New project will turn plastic waste into fuel

A new partnership will see plastic from the rivers and environment in Southeast Asia turned into fuel.  

Riverrecycle has been awarded funding from the ICTSI Foundation to support the removal of plastics along the river Pasig in Manila, Philippians. 

This work will be accompanied by Clean Planet Energy, whose fuels are made from the waste plastic. 

The Clean Planet Energy ecoPlant uses Pyrolysis & Oil-Upgrading technology to convert non-recyclable waste plastics into fuels. The fuels produced can be used as a direct replacement in fossil-fuel engines.

Riverrecycle and Clean Planet Energy have already begun the development of the first eco plant and collection system in Manila with a view to begin construction in early 2022 with work in Indonesia to follow. 

brown bird on green grass

Anssi Mikola, CEO of River Recycle said: ‘With our focus in Southeast Asia, Riverrecycle takes action by closing the loop on plastic waste in the most affected areas close to rivers.

‘To generate a perfect circular economy, we must create a waste management system that supports local municipalities to effectively manage plastic waste, and from that waste reintroduce the recovered material back into the economy; this latter part is where we’re excited to work with our partners at Clean Planet Energy.’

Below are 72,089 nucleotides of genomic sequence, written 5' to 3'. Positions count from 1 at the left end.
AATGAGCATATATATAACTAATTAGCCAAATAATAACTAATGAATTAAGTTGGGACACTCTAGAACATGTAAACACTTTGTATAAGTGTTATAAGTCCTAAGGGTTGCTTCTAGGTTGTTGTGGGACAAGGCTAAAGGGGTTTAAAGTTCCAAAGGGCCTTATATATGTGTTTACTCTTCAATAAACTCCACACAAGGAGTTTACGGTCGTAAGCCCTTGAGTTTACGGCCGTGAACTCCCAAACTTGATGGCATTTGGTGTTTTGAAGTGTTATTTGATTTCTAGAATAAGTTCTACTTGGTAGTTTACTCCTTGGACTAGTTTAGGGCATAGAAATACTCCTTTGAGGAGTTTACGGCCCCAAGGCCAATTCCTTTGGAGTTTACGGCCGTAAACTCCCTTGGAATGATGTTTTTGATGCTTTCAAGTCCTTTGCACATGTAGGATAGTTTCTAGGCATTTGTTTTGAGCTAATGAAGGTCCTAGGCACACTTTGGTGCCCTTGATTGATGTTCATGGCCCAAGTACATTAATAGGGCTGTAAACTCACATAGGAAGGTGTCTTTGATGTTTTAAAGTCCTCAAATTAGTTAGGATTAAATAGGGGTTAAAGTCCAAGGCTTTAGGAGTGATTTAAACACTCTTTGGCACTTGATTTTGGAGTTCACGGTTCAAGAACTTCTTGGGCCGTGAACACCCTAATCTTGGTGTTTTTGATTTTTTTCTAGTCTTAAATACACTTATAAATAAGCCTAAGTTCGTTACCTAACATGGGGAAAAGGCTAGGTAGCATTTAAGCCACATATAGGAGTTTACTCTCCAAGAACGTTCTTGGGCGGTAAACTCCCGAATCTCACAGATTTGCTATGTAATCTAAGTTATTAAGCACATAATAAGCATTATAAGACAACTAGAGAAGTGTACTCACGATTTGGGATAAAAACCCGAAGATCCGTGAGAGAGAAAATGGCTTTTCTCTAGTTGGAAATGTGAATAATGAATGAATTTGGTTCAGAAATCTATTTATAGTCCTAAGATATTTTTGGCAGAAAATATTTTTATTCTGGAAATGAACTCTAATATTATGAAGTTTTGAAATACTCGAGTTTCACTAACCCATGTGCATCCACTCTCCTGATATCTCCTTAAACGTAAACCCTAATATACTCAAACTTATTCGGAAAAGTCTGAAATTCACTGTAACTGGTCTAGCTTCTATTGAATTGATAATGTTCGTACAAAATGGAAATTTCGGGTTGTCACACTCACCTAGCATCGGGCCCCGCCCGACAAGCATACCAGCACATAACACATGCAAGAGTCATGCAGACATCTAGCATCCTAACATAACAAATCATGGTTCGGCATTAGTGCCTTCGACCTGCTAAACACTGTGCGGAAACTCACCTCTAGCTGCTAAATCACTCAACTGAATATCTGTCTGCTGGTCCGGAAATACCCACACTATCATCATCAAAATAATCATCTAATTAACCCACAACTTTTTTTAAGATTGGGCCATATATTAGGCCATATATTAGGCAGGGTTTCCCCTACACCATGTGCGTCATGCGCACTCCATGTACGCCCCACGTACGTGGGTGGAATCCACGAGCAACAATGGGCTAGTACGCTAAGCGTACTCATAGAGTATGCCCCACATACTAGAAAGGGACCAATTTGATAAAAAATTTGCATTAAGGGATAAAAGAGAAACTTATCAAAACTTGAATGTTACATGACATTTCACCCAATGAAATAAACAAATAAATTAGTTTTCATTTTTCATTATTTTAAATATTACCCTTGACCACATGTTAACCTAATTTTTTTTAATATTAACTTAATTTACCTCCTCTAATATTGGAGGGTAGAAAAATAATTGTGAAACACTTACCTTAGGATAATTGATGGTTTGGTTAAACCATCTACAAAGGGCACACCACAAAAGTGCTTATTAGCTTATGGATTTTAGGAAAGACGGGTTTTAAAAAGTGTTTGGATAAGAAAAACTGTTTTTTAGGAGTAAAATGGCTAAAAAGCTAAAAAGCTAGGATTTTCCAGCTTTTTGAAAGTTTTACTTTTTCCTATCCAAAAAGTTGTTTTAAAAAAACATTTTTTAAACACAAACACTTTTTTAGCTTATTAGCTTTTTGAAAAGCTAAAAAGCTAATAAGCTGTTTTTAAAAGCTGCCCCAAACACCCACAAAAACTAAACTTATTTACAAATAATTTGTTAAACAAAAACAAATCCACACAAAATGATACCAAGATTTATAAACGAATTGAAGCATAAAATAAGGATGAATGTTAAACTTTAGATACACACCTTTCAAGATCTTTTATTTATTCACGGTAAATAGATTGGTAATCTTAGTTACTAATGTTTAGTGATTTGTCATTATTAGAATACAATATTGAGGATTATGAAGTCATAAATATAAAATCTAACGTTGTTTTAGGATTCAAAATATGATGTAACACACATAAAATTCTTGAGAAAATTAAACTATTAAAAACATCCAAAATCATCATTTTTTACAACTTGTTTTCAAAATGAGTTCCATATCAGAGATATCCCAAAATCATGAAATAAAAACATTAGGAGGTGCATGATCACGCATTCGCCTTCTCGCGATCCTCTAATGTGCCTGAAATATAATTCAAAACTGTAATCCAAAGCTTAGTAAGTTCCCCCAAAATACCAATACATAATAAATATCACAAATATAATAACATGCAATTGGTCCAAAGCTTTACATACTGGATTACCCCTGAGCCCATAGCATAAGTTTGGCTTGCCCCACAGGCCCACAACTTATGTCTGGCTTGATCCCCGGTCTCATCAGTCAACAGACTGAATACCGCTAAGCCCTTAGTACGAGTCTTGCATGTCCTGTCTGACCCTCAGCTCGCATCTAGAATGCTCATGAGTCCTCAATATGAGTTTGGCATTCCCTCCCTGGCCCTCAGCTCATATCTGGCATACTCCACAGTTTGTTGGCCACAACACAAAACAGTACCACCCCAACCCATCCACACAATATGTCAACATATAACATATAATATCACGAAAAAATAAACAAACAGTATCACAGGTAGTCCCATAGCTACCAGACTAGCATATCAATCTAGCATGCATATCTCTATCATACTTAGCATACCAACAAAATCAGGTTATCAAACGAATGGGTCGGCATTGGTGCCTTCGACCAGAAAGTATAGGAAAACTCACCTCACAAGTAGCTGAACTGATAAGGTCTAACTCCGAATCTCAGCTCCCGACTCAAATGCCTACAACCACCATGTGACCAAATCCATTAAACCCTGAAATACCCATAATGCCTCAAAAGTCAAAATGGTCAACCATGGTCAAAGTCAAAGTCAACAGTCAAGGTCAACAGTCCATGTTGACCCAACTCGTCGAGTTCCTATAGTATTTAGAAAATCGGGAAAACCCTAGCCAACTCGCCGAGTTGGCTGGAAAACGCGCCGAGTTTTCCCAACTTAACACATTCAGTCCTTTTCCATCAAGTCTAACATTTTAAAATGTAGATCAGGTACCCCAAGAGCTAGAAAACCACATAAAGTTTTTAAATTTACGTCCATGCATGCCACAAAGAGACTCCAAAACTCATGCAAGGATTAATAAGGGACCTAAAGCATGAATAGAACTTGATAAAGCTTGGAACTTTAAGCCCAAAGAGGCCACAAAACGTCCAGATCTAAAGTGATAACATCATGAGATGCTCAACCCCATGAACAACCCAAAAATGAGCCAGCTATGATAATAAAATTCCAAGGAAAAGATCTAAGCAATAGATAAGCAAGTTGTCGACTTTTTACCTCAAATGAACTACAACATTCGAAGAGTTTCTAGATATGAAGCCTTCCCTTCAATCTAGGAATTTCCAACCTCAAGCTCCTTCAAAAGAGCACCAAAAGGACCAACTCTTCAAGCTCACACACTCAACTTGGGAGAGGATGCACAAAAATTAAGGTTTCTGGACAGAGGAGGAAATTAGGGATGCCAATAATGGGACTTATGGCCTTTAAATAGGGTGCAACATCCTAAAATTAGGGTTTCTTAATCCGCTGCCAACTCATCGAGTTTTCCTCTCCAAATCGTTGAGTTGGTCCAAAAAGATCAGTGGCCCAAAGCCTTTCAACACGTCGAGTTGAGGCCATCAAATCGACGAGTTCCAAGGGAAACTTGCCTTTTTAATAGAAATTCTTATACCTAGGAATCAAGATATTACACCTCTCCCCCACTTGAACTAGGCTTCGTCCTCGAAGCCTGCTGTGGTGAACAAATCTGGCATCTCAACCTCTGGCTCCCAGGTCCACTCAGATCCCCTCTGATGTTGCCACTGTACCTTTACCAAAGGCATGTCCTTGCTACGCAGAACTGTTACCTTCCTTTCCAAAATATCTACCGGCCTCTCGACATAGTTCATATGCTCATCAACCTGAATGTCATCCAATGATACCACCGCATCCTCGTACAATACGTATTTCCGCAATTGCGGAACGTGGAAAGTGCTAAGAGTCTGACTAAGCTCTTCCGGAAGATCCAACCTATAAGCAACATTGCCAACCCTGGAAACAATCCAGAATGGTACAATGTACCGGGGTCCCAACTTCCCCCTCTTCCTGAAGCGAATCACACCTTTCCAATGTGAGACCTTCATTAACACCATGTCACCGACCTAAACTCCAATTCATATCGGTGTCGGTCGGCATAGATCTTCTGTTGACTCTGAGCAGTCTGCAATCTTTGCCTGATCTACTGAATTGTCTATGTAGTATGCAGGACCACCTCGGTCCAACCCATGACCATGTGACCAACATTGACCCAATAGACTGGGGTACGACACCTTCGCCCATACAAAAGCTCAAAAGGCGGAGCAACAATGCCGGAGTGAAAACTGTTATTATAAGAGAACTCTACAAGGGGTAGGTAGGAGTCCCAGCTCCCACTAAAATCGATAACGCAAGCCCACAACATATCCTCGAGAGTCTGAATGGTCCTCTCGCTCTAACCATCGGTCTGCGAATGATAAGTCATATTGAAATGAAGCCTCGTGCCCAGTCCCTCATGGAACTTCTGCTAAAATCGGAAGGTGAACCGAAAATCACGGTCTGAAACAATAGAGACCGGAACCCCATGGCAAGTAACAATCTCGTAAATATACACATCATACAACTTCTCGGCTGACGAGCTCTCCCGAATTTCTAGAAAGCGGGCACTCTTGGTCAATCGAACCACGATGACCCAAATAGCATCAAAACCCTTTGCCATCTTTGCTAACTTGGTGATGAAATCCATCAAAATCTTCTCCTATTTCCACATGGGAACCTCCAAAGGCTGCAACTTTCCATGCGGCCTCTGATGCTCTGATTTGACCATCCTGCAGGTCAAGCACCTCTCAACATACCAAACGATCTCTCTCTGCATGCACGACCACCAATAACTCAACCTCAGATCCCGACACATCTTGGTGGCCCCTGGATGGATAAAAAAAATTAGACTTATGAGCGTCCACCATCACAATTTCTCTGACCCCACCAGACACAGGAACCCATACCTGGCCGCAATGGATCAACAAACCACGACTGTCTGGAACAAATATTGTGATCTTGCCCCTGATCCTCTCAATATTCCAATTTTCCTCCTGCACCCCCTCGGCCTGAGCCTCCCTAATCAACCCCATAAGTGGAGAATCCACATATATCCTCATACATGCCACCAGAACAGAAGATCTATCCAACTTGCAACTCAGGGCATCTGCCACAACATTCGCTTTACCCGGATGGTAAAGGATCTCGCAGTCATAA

Bertie Stephens, Clean Planet Energy’s CEO added: ‘We are in a global plastic and carbon crisis, and no one single company, group, individual or foundation can solve it alone.

‘Both Riverrecycle and Clean Planet Energy hold advanced and complementary technologies which together can help reduce these problems. Riverrecycle’s technology will remove difficult plastics from the environment which would otherwise end up in our oceans, and by delivering this to our ecoPlants we can convert these plastics into ultra-clean fuels that can replace dirty fossil fuels in transport vessels (such as planes and ships) that have no other alternative means of power.

‘To beat this crisis you need technologies to unite, and this partnership is a perfect example of such synergy.’

Photo by Alexander Schimmeck


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